As a rough guide, 1 credit equals approximately 10 hours of work. Most of this will be independent study (see Approaches to teaching and learning at SOAS). It will also include class time, which may include lectures, seminars and other classes. Some subjects, such as learning a language, have more class time than others. In the Department of Development Studies, most undergraduate modules have a 2-hour lecture and a 1-hour tutorial every week. A few modules, which are jointly taught with PG students, have a 1-hour lecture and a 1-hour tutorial every week.
More information is on the page for each module.
If Development Studies is combined with a Language in a four-year degree programme, students spend a study year abroad in their third year.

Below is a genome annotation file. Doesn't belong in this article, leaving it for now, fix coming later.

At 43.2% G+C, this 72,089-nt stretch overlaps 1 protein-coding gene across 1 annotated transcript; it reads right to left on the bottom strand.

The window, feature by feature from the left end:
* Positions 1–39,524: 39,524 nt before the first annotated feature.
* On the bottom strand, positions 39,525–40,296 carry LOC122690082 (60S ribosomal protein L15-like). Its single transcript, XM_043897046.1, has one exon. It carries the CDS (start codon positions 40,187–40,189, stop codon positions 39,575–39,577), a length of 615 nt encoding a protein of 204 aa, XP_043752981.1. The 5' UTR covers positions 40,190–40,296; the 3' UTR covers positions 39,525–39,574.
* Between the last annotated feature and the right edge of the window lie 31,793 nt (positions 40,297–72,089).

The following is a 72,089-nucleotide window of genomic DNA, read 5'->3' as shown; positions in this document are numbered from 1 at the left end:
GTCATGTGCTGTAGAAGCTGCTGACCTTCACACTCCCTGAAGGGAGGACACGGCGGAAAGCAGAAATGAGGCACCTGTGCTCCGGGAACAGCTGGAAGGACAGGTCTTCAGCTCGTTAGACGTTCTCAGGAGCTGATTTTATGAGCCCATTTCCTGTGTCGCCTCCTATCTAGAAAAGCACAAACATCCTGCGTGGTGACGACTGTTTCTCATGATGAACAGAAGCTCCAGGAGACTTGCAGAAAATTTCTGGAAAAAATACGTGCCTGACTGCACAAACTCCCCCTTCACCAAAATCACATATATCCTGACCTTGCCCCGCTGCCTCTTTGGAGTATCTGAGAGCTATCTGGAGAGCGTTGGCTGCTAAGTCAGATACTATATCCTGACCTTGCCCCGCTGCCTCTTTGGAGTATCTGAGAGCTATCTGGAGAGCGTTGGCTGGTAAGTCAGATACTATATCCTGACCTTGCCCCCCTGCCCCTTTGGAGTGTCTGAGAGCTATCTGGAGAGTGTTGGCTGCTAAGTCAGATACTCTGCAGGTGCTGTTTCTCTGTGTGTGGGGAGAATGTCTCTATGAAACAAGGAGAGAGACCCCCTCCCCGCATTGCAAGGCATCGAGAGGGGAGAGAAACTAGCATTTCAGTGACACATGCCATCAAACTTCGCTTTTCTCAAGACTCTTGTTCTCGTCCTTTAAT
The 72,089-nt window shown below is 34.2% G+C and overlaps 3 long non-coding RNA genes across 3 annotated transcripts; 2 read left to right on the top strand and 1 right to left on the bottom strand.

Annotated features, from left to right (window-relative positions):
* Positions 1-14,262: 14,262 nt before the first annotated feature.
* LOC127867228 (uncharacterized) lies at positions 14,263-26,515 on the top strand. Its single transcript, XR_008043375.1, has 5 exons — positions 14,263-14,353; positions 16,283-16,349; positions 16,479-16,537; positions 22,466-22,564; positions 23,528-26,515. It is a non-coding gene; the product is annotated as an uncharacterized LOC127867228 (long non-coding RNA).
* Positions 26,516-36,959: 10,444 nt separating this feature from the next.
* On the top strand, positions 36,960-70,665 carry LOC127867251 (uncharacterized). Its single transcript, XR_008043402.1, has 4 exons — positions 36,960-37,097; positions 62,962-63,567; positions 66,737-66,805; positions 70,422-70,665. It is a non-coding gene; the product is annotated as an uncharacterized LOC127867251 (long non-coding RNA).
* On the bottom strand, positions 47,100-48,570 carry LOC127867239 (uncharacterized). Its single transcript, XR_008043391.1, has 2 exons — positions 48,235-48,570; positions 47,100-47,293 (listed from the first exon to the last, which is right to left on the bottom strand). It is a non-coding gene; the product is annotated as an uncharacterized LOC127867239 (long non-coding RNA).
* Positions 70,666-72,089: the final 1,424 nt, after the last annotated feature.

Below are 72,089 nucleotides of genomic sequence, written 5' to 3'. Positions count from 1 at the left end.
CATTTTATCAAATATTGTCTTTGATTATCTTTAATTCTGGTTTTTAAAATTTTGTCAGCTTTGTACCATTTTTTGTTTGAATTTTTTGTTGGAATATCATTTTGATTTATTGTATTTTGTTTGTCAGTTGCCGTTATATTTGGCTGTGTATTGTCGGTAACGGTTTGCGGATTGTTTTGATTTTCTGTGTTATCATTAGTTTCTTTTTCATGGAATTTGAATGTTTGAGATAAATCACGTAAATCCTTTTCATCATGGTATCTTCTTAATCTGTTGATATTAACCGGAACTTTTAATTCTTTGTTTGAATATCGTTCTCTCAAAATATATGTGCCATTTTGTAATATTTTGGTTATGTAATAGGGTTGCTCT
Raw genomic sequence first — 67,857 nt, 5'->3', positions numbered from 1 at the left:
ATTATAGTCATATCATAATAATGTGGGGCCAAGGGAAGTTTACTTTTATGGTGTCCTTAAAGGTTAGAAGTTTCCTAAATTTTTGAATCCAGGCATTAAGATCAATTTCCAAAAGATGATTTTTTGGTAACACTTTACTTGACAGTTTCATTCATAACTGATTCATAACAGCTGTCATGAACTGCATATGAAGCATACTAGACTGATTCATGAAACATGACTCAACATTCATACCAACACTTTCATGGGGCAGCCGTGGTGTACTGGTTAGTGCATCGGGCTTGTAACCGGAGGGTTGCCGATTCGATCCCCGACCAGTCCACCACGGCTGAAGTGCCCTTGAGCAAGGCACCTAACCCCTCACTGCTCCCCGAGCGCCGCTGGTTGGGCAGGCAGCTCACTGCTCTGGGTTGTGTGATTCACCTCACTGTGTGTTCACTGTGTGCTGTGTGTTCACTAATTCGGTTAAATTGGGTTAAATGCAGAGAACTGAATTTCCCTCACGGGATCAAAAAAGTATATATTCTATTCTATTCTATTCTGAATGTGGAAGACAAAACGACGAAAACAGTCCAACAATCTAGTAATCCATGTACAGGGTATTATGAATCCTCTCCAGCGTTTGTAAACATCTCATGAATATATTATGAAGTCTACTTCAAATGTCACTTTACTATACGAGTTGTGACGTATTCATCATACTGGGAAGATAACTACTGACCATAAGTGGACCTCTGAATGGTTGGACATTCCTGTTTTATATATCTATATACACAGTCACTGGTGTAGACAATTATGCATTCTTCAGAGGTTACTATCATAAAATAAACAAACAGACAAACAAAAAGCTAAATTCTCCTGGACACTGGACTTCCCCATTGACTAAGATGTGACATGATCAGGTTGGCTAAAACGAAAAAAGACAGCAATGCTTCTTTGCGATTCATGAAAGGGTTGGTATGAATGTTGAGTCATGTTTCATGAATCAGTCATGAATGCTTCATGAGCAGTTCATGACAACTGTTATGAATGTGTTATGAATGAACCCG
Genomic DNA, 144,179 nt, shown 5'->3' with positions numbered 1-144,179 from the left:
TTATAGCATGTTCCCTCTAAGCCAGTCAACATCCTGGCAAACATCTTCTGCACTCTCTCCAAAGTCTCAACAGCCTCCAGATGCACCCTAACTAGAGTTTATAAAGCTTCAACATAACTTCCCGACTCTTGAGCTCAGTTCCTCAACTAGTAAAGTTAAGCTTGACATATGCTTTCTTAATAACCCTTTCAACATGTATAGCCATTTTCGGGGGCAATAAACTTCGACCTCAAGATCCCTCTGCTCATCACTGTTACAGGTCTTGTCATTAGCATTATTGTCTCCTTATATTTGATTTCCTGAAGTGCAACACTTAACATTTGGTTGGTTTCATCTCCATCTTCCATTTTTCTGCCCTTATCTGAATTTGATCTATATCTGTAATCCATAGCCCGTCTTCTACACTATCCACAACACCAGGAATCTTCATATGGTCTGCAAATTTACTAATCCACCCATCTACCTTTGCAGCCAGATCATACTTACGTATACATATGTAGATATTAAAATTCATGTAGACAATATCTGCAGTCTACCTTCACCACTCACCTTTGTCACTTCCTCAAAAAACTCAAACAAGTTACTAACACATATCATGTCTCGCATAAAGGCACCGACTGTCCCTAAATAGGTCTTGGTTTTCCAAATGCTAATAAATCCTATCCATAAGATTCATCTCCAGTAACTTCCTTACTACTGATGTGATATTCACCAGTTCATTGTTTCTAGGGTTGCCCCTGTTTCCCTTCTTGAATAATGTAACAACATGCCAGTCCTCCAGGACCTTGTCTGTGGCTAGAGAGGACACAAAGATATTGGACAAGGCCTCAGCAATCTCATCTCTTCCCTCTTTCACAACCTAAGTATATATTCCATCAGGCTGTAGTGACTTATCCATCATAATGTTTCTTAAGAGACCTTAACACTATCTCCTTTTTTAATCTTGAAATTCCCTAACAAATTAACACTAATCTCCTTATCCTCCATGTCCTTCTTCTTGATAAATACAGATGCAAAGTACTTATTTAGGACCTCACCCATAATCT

SOAS Library is one of the world's most important academic libraries for the study of Africa, Asia and the Middle East, attracting scholars from all over the world. The Library houses over 1.2 million volumes, together with significant archival holdings, special collections and a growing network of electronic resources.
Full details of undergraduate tuition fees can be found on the Registry's Undergraduate Tuition Fees page.
Fees for 2018/19 entrants. The fees below are per academic year. Please note that fees go up each year.
|BA, BSc, LLB
|BA/BSc Language Year Abroad
Application Deadline: 2018-04-30 00:00
For further details and information on external scholarships visit the Scholarships section